39. Hrolfs saga kraka 3 • Frodi commands a fruitless search, then decides to spend the night drinking, because the boys will be too concerned with flight to threaten him at the moment. • Regin, the boys’ foster-father, gets the men in the hall drunk, then rides to the woods and through a charade tells the hiding boys to attack the hall – he cannot say anything out loud because he has been forced to swear allegiance to the new king. • Jarl Saevil and his friends escaped the hall, then the boys set fire to it.

  40. Hrolfs saga kraka 4 • King Frodi has an ominous dream, awakes to find his hall aflame. • Frodi offers a truce with the boys, saying “it goes against nature’s order that among us kinsmen each man should want to be the killer of the other” (10). • The boys do not trust him, prevent him escaping, and he and all his men are burned. • Sigrid, the mother of the boys Helgi and Hroar, chooses not to leave the hall and she is killed too.

  41. Hrolfs saga kraka 5,6 • King Helgi rules Denmark, while King Hroar travels to England and marries Ogn. • Helgi hears of a warrior queen named Olof in Saxland (northern Germany) – beautiful, yet cruel and arrogant – and determines to marry her. • Helgi invades the country and “invites” Queen Olof to provide him a feast; she cannot refuse. • At the feast, Helgi makes a quick marriage proposal (12f.). That night, things do not go as Helgi had planned. Helgi leaves in disgrace.

  42. Hrolfs saga kraka 7 • Helgi is outraged at his humiliation by Queen Olof and is determined to get vengeance. • He arrives secretly in Saxland with a large force, hides a treasure in the woods on the coast. • He pretends to be a beggar who has found the treasure, promises to deliver it to the greedy queen if she will come get it secretly. • The queen arrives alone and is captured by Helgi who now has no intention of marrying her honorably. He keeps her on his ship for many nights… and then lets her return home.

  43. Hrolfs saga kraka 7 • Queen Olof gives birth to a daughter, Yrsa, whom she treats with neglect because she is Helgi’s child. The pretty girl is sent to herd animals when she is 12, and is not told of her true parentage because Queen Olof wants to hide her shame. • Helgi returns to Saxland out of curiosity when Yrsa is 13, is struck by the beauty of the young shepherdess, captures her, takes her home and marries her! (Queen Olof savors this odd turn of events, since it will shame Helgi).

  44. Hrolfs saga kraka 7,8 • Meanwhile, Helgi’s brother Hroar appears, asks for a ring of their father’s, and departs with it on friendly terms. • Jarl Saevil dies and his evil son Hrok assumes control of his lands. Hrok goes to Helgi and demands the ring or a third of his lands. • Hrok then goes to Hroar, who will not part with the ring, but lets Hrok take a look at it. Hrok throws the ring into the sea. Enmity ensues. • Hrok invades Hroar’s lands, attacks and kills him.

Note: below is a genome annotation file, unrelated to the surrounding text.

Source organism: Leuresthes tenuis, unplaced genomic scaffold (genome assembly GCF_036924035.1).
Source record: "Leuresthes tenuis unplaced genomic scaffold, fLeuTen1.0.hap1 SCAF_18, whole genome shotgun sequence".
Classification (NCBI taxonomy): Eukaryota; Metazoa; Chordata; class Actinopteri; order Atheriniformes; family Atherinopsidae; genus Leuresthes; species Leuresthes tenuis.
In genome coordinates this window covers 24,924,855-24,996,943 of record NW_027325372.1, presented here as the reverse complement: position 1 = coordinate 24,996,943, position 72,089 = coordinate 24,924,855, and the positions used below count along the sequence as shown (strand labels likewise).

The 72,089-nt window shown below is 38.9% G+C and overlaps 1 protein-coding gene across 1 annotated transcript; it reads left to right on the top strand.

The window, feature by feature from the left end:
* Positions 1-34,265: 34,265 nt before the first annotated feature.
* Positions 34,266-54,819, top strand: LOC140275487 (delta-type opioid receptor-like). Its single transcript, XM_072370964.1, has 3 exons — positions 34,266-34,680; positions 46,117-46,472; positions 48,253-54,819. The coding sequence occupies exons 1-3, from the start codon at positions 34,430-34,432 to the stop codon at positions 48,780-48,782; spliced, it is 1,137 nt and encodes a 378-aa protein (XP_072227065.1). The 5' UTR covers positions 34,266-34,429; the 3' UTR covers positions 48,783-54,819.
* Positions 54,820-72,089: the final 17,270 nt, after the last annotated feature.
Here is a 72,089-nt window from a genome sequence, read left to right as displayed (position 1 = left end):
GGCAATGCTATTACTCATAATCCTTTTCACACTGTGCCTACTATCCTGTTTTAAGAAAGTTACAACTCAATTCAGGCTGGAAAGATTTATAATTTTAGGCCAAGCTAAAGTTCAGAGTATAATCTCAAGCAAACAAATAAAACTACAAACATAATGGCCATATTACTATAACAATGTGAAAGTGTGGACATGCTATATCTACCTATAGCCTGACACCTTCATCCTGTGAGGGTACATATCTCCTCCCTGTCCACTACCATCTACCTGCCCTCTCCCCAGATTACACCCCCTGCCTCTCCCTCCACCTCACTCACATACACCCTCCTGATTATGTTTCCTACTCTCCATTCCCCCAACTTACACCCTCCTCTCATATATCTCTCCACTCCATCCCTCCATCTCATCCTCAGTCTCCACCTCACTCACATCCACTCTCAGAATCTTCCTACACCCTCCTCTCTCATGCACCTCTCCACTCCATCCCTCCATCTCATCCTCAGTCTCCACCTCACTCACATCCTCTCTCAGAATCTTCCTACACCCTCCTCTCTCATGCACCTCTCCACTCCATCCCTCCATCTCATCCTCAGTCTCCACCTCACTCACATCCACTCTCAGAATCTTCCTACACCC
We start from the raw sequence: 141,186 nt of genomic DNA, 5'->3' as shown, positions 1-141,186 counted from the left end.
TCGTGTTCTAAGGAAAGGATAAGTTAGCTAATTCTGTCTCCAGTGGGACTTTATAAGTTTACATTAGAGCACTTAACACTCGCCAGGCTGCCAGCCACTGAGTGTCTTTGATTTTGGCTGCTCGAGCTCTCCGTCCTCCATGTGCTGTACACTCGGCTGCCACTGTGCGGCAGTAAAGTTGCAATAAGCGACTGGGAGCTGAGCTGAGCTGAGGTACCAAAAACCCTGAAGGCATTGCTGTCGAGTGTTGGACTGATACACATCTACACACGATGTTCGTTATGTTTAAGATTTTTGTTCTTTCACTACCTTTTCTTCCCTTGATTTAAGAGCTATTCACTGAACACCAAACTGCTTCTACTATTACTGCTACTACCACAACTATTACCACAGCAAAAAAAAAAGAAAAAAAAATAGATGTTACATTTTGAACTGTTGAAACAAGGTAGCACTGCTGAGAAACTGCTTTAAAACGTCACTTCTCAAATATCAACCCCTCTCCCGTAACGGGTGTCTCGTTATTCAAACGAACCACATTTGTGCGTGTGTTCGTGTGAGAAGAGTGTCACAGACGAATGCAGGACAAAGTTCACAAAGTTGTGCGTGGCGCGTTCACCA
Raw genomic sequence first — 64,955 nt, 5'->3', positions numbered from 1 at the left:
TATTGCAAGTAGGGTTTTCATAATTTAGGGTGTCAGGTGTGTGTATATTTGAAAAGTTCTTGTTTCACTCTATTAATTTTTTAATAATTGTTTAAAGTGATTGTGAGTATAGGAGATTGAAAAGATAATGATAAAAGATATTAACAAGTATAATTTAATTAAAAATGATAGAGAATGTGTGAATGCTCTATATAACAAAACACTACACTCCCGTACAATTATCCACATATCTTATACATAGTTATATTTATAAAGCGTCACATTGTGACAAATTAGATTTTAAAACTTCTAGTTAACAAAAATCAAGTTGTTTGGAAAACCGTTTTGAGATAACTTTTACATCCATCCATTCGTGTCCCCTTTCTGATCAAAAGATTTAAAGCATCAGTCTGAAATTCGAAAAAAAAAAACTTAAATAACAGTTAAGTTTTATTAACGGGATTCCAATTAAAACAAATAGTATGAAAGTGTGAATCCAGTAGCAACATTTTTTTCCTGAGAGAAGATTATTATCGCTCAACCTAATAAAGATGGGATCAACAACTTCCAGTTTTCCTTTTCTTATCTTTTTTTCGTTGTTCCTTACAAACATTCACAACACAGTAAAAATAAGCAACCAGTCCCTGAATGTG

45. Hrolfs saga kraka 8 • Evil Hrok then wants to marry Ogn, Hroar’s wife in England. • She manages to stall the wedding, because she is pregnant with dead Hroar’s child – she sends word to King Helgi that she is being forced to marry Hrok but will not do so because of her pregnancy. • Helgi plots to avenge his dead brother Hroar. • Hrok suspects nothing.

  46. Hrolfs saga kraka 9 • Helgi defeats Hrok, but instead of killing him, he breaks his legs and arms and leaves him utterly ruined. • Queen Ogn gives birth to Hroar’s child, Agnar, who becomes a great warrior. He dives into the fjord where evil Hrok threw his father’s ring and pulls it up from the bottom. • Meanwhile, King Helgi continues his incestuous relationship with his daughter Yrsa and has a son with her named Hrolf.

  47. Hrolfs saga kraka 10-11 • Amazon Queen Olof is displeased to hear that her daughter Yrsa and Helgi are so happy together; she travels to Yrsa and tells her the truth about her parentage (20). • Yrsa cannot live with the shame and leaves Helgi, who suffers grievously from the loss of his wife/daughter. • King Adils of Sweden travels to visit Olof and asks for Yrsa’s hand in marriage. She is not eager, but he carries her off and marries her. • King Helgi hears about the wedding and mopes.

  48. Hrolfs saga kraka 11 • King Helgi is visited at Yuletide by a girl in rags who asks to sleep near his bed – he is repelled by her appearance but thinks it is his duty to offer hospitality. • Filthy elf-girl is released from spell by his generosity; she wants to leave but he wants to get married. They sleep together that night (22). • The elf-girl later brings their daughter back to the king, she is named Skuld = guilt or debt. She shows a vicious temperament.

  49. Hrolfs saga kraka 12-14 • King Helgi brings an army to visit his daughter/ex-wife Yrsa now married to King Adils, who invites him to a feast. • King Adils has his berserkers ambush King Helgi after the feast – he fights valiantly but is slain. “Here ends the tale of King Helgi” (24). • King Adils becomes very boastful and arrogant after his victory, but Yrsa plots vengeance. • A young hero, Svipdag, decides to leave his dismal home in the mountains and make a name for himself. Wisdom and advice (25f.).

  50. Hrolfs saga kraka 14 • Svipdag arrives in King Adils’s hall, behaves arrogantly; the king’s berserkrs take offense. • A challenge is issued and the next day Svipdag kills 4 of the berserkrs. Queen Yrsa is thrilled. • A further fight ensues, and the king is so disappointed in his berserkrs that he outlaws (exiles) them (28). • The berserkrs become Vikings and raid the king’s territory; Svipdag is sent to kill them. He wins the first battle, but they gather more forces for a second battle.